Trumpfluffer Nikki Haley said dumb stuff on the Twitter Box yesterday, explaining that the US Postal Service is a really bad business and needs to become "profitable," but it can't because evil unions are blocking progress. What a load of donkeyballs! (Do we mean balls with donkeys in them, or donkeys' balls? Why not both?) Here is the tweet in question from the twit in question:

We now teleport Dan Aykroyd in from 1978 to say, "Nikki, you ignorant shithead. Once again you miss the point entirely."

Let's just review the many things wrong here. First, the really big one: The United States Postal Service is not a business. How many times do we have to remind you GOP idiots of this? The "run government like a business" folks are high on their own supply, and they genuinely can't tell the difference. This rather ignores the big word at the end of the agency's name! The Constitution mandated a postal service because it's a public good, not a profit-making entity. Yes, the USPS charges for delivering mail, and it generally breaks even at doing it — by law!

But its primary purpose isn't creating a return for shareholders; it's providing a service to every address in the entire country. No for-profit outfit could possibly do the same job, which remains the single best argument against privatizing the post office.

And no, greedy unions aren't the primary source of the USPS's financial woes, either, Nikki. Not even if there are seven of them! We know the rightwing drill: We're supposed to resent government workers because that's one of the few sectors where unions haven't been destroyed in the name of keeping costs down. The hell with that — what we want is for all workers to have decent wages, even if it means CEOs might have to settle for slightly smaller yachts.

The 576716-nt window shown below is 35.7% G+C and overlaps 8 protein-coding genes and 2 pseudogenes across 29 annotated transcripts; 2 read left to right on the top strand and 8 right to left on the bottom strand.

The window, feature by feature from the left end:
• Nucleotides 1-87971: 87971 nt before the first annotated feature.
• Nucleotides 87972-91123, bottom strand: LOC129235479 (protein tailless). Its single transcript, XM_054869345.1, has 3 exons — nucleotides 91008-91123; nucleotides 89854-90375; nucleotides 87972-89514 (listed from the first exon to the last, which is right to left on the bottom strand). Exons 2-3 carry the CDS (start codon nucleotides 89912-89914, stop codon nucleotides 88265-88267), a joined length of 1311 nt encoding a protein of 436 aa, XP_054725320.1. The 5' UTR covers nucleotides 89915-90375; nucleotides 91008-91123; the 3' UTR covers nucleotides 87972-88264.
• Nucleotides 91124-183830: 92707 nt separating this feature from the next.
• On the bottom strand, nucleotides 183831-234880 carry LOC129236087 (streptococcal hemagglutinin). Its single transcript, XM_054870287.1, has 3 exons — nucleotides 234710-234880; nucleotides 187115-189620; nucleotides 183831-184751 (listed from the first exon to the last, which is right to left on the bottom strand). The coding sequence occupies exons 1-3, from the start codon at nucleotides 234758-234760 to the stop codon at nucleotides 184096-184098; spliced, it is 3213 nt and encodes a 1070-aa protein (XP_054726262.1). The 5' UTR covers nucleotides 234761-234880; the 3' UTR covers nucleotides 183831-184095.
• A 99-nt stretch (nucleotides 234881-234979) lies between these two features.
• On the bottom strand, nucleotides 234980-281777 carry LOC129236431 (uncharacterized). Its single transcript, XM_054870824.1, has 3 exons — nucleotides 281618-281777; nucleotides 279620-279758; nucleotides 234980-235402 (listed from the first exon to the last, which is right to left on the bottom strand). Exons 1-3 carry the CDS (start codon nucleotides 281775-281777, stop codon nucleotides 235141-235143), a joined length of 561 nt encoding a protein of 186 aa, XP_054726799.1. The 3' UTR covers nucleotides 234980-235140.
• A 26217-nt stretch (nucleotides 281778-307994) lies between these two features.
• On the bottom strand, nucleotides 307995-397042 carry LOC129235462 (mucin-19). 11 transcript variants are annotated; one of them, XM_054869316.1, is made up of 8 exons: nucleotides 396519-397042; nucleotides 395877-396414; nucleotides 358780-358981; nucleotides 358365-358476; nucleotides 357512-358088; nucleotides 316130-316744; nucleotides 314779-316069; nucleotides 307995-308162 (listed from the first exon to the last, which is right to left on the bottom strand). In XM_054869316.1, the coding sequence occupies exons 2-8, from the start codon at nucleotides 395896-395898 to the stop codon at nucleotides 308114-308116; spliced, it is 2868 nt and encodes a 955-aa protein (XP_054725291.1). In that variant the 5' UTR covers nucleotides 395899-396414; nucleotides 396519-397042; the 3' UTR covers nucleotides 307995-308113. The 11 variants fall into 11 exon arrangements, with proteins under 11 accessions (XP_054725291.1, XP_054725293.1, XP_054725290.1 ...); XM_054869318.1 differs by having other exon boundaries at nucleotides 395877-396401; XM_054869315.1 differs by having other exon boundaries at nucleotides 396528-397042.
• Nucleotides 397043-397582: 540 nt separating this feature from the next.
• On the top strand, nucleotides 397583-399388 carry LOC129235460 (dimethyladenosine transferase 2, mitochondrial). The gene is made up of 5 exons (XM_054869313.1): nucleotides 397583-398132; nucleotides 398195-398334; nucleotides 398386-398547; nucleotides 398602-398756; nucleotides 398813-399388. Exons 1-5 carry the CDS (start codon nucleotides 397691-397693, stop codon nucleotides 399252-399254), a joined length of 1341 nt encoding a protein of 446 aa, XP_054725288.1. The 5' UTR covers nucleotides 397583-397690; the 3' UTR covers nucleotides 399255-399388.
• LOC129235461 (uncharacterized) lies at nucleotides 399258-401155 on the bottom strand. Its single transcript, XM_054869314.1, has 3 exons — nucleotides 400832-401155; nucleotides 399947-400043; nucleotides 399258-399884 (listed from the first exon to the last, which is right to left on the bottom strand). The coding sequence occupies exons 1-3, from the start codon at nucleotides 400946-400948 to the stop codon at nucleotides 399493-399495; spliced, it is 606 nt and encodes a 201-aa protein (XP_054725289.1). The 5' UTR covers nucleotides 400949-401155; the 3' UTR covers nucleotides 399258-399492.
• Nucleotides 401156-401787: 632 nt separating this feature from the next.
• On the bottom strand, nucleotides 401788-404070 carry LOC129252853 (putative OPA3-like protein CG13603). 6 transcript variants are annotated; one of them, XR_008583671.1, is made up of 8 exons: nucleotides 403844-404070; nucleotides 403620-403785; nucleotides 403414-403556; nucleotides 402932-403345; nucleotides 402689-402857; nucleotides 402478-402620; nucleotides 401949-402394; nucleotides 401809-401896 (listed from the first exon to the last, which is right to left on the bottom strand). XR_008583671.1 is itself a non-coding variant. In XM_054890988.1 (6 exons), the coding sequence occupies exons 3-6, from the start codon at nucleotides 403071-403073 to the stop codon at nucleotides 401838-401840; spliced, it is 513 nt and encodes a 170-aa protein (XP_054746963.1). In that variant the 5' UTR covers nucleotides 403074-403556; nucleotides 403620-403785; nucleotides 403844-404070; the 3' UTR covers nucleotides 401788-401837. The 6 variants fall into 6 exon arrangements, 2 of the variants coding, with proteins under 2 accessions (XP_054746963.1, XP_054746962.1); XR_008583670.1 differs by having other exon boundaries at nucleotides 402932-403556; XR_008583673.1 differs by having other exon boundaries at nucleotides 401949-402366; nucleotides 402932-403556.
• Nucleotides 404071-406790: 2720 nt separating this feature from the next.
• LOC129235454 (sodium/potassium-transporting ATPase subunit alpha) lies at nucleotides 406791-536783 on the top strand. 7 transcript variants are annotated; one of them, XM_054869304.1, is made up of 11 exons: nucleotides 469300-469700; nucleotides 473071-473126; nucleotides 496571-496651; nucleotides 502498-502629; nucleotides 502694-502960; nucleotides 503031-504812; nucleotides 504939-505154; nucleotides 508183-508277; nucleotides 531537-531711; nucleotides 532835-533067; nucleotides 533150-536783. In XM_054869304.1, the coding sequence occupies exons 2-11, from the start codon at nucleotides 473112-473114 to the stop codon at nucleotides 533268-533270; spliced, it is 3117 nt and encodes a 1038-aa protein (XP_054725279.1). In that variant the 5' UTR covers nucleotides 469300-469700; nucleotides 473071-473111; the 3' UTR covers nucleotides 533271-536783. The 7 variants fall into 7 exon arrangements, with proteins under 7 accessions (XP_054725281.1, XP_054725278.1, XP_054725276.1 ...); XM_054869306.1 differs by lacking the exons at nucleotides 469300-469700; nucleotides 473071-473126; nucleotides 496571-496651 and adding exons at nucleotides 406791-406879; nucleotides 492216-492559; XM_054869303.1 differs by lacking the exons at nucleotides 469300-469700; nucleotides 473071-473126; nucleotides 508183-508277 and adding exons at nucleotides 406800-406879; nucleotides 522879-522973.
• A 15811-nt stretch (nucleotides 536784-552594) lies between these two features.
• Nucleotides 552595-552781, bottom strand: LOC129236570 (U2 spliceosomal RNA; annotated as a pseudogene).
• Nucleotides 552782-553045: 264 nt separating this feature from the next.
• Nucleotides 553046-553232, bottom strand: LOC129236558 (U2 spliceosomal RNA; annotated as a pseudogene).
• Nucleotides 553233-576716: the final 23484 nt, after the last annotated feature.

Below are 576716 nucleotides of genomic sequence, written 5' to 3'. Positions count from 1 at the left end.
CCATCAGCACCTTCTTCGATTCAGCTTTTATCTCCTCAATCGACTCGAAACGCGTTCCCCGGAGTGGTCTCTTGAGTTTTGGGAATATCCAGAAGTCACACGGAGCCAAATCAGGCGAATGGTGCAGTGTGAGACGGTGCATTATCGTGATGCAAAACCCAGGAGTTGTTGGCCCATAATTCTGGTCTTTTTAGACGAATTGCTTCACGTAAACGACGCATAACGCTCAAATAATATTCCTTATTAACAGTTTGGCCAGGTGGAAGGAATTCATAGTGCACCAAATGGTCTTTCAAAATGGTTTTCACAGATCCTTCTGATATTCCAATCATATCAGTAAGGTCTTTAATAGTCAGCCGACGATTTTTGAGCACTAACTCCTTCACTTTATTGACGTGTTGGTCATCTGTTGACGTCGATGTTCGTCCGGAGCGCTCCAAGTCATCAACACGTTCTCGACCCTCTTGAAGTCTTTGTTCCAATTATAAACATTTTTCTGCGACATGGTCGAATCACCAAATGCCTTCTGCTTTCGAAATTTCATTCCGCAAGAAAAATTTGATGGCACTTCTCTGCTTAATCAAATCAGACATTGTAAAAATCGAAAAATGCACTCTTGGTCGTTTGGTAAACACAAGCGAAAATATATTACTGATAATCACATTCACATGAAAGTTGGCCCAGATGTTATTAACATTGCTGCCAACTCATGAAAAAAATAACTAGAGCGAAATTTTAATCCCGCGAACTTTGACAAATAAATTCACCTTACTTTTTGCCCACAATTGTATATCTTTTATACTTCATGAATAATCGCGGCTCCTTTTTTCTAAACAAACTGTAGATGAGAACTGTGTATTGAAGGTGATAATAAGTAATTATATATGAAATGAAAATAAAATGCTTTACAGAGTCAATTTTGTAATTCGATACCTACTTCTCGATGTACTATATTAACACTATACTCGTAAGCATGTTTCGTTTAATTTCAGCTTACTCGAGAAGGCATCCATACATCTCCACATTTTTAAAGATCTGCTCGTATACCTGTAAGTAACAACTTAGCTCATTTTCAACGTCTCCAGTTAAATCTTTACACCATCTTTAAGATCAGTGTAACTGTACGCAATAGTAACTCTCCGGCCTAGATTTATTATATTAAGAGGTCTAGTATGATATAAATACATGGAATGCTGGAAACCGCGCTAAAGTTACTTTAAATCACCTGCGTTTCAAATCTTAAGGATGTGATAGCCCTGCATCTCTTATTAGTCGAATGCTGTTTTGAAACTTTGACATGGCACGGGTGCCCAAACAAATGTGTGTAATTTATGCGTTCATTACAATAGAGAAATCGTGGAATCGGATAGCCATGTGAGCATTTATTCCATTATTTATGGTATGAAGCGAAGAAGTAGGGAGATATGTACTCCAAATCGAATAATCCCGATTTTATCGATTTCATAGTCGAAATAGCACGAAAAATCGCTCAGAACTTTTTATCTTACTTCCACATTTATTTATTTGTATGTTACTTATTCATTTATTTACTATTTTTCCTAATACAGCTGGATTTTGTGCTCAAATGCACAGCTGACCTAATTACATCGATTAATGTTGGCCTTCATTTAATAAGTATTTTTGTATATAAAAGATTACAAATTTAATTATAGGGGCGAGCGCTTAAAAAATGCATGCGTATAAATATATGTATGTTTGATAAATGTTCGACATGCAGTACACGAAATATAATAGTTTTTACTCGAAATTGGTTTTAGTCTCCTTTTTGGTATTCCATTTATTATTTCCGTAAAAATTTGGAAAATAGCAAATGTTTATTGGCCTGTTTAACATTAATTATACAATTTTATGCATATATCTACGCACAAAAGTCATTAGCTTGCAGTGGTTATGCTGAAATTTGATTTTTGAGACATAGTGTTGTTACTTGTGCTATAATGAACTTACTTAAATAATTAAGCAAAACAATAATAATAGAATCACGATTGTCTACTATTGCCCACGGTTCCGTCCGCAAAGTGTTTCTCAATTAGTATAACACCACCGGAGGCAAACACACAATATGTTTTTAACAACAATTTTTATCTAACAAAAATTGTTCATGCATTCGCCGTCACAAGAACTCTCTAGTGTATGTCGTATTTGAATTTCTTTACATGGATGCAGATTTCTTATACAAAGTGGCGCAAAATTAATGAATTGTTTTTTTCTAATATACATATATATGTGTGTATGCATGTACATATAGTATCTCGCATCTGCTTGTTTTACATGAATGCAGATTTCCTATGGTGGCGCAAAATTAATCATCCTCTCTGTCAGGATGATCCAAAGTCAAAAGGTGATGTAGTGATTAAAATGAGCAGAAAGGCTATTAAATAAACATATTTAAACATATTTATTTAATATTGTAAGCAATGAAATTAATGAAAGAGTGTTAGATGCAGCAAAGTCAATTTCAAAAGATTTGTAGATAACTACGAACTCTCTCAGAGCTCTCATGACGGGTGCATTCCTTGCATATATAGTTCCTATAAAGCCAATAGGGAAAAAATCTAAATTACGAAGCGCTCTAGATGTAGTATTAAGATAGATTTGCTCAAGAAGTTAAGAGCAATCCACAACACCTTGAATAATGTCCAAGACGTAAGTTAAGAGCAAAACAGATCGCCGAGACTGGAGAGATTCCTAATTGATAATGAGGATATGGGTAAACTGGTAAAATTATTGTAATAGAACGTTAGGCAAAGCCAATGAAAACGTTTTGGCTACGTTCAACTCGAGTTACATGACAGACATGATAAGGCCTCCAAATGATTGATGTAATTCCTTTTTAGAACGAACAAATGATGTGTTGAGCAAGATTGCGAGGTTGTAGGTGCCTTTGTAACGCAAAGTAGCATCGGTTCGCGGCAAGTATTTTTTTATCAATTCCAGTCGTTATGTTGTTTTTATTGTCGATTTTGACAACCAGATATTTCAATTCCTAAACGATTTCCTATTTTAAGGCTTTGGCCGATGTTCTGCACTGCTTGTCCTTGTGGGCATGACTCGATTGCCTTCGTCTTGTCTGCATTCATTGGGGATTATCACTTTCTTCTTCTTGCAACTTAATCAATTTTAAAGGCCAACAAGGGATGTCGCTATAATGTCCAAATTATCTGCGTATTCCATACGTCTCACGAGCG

As for those tears about taxpayers having to cover the Post Office's losses: Again, service not a business, and the primary source of those losses has been the 2006 "Postal Accountability and Enhancement Act," which required the USPS to "create a $72 billion fund to pay for the cost of its post-retirement health care costs, 75 years into the future." That's a burden that, as the Institute for Policy Studies notes, doesn't apply to any other government agency or private company. Those "losses" are mostly the gap between USPS revenue and the mandatory payments the agency was told to make to build up that fund in the space of just 10 years. It's not bad investments — or even the cost of throwing away perfectly good mail sorting machines in the past few months.

If taxpayers do have to help directly fund the Postal Service because Times Have Changed, that would only be a return to how the agency was funded for the majority of its history:

The Post Office Department was started by Congress in 1792, which is 227 years ago. [Now 228 of course] The Postal Service continued to receive public service appropriations funded by taxpayers into the early 1980s. So, the experiment with a mailer-funded postal system has lasted only about 35 years, or 15 percent of its history.